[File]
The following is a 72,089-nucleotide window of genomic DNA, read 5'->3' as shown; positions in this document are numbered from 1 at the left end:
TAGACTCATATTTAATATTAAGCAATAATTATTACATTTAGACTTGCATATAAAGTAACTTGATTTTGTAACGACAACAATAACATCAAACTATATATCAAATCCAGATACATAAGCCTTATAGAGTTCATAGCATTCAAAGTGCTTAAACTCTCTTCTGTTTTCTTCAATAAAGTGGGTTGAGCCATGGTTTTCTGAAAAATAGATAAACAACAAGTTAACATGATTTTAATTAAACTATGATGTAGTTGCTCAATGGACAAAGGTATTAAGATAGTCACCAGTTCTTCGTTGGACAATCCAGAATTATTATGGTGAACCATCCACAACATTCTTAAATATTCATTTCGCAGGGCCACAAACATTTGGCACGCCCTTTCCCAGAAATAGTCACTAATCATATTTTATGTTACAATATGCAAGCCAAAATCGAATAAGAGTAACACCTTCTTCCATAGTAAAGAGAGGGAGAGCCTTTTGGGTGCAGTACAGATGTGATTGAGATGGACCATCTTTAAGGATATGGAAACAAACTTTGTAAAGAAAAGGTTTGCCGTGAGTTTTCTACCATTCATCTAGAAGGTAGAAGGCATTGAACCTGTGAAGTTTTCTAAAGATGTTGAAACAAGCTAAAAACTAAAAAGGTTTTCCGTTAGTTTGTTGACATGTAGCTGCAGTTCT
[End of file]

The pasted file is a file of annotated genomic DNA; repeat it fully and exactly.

The following is a 72,089-nucleotide window of genomic DNA, read 5'->3' as shown; positions in this document are numbered from 1 at the left end:
TAGACTCATATTTAATATTAAGCAATAATTATTACATTTAGACTTGCATATAAAGTAACTTGATTTTGTAACGACAACAATAACATCAAACTATATATCAAATCCAGATACATAAGCCTTATAGAGTTCATAGCATTCAAAGTGCTTAAACTCTCTTCTGTTTTCTTCAATAAAGTGGGTTGAGCCATGGTTTTCTGAAAAATAGATAAACAACAAGTTAACATGATTTTAATTAAACTATGATGTAGTTGCTCAATGGACAAAGGTATTAAGATAGTCACCAGTTCTTCGTTGGACAATCCAGAATTATTATGGTGAACCATCCACAACATTCTTAAATATTCATTTCGCAGGGCCACAAACATTTGGCACGCCCTTTCCCAGAAATAGTCACTAATCATATTTTATGTTACAATATGCAAGCCAAAATCGAATAAGAGTAACACCTTCTTCCATAGTAAAGAGAGGGAGAGCCTTTTGGGTGCAGTACAGATGTGATTGAGATGGACCATCTTTAAGGATATGGAAACAAACTTTGTAAAGAAAAGGTTTGCCGTGAGTTTTCTACCATTCATCTAGAAGGTAGAAGGCATTGAACCTGTGAAGTTTTCTAAAGATGTTGAAACAAGCTAAAAACTAAAAAGGTTTTCCGTTAGTTTGTTGACATGTAGCTGCAGTTCT